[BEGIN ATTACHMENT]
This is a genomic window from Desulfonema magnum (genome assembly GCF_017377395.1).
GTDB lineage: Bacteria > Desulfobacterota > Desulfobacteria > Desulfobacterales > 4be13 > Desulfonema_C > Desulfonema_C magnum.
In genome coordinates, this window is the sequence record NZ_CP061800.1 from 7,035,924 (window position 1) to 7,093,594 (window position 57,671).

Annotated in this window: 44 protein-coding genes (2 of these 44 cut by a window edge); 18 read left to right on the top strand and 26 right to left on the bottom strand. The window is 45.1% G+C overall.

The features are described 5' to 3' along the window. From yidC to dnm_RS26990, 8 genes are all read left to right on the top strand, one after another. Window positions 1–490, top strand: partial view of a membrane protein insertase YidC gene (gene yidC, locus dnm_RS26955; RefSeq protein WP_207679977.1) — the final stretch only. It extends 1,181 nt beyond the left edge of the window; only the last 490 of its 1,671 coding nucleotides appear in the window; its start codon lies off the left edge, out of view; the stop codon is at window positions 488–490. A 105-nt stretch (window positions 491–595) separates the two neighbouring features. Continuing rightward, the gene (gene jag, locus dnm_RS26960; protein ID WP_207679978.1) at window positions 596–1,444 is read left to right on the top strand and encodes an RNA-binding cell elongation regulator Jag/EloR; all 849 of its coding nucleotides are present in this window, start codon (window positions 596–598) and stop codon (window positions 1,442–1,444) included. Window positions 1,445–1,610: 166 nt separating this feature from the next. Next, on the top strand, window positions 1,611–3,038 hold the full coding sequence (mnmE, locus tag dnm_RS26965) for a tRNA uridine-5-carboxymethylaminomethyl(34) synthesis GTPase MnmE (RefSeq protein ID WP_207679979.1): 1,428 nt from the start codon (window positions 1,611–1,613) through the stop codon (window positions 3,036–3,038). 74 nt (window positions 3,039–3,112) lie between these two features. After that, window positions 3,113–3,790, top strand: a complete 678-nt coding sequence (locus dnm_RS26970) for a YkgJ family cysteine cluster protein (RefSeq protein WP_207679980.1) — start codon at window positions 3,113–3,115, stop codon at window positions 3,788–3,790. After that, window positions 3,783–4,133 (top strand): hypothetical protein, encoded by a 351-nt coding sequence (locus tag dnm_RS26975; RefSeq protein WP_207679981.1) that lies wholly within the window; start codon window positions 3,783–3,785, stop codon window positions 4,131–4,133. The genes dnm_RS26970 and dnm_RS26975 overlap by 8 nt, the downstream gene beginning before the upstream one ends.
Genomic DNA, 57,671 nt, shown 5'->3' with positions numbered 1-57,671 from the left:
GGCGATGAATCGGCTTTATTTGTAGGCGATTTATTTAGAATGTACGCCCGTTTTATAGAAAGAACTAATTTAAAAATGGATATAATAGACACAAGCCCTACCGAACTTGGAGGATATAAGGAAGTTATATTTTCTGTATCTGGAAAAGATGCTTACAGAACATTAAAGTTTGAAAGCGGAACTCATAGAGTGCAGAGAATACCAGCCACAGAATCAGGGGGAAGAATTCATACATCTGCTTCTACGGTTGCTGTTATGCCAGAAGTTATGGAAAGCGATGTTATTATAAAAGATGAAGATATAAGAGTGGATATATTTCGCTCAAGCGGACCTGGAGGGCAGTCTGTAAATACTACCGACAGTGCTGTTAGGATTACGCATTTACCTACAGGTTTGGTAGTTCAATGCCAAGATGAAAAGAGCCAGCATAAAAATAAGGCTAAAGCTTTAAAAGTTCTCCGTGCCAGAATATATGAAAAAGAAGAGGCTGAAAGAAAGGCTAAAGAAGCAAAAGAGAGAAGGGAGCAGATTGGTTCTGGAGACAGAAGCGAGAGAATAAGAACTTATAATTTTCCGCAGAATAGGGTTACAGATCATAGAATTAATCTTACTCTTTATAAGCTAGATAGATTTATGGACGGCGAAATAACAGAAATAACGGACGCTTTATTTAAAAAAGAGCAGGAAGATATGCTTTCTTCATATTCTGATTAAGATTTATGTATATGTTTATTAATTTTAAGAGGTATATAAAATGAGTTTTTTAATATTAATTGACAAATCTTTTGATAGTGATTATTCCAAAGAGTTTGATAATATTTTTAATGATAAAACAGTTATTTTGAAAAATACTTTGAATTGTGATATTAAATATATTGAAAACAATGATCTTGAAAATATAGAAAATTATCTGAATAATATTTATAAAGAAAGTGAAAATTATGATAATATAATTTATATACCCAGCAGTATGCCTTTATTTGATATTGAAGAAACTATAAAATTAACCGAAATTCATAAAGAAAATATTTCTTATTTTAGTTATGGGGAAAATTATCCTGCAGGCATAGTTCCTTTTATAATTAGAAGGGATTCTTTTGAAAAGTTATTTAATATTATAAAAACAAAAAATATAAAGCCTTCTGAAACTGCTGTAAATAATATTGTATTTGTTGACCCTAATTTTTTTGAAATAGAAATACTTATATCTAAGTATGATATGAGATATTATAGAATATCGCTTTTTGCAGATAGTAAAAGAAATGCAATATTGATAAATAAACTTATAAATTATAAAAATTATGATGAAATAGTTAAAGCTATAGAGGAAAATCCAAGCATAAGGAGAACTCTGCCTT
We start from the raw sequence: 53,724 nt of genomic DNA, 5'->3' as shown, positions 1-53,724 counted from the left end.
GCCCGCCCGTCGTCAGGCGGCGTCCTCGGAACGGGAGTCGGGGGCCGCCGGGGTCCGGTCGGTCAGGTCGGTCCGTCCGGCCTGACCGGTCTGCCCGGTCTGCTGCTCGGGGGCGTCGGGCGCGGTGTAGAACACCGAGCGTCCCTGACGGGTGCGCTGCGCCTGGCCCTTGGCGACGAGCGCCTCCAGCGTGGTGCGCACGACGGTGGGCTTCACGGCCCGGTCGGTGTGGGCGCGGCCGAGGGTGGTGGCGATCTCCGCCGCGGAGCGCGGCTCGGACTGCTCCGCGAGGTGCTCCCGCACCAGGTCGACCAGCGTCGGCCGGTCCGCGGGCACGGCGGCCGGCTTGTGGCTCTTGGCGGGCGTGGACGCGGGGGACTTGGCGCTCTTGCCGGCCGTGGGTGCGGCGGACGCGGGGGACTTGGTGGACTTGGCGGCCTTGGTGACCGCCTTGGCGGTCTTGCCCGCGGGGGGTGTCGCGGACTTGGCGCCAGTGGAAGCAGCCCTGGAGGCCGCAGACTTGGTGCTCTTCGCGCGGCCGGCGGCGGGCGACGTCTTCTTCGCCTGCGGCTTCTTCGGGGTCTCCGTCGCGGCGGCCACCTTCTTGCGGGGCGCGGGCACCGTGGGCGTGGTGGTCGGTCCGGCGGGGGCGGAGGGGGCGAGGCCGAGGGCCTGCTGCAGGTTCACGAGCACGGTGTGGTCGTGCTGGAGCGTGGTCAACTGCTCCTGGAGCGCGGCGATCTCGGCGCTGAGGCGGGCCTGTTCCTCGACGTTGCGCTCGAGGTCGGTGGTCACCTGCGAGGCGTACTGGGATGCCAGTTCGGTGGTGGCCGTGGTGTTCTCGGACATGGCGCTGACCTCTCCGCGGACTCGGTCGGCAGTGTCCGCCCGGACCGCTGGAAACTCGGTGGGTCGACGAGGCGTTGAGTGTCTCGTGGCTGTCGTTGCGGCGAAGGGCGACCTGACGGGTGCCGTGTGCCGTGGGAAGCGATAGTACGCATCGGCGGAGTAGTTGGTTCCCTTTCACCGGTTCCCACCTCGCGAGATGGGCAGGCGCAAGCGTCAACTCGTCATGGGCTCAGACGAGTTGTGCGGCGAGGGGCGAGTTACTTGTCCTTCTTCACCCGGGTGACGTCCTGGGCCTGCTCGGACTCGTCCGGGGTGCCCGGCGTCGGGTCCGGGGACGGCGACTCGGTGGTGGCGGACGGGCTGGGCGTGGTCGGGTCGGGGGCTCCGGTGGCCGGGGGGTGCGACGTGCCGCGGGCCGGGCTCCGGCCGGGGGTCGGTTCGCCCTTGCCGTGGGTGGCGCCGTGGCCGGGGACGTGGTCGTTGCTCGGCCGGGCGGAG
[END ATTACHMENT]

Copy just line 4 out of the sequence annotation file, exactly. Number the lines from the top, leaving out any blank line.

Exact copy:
Annotated in this window: 44 protein-coding genes (2 of these 44 cut by a window edge); 18 read left to right on the top strand and 26 right to left on the bottom strand. The window is 45.1% G+C overall.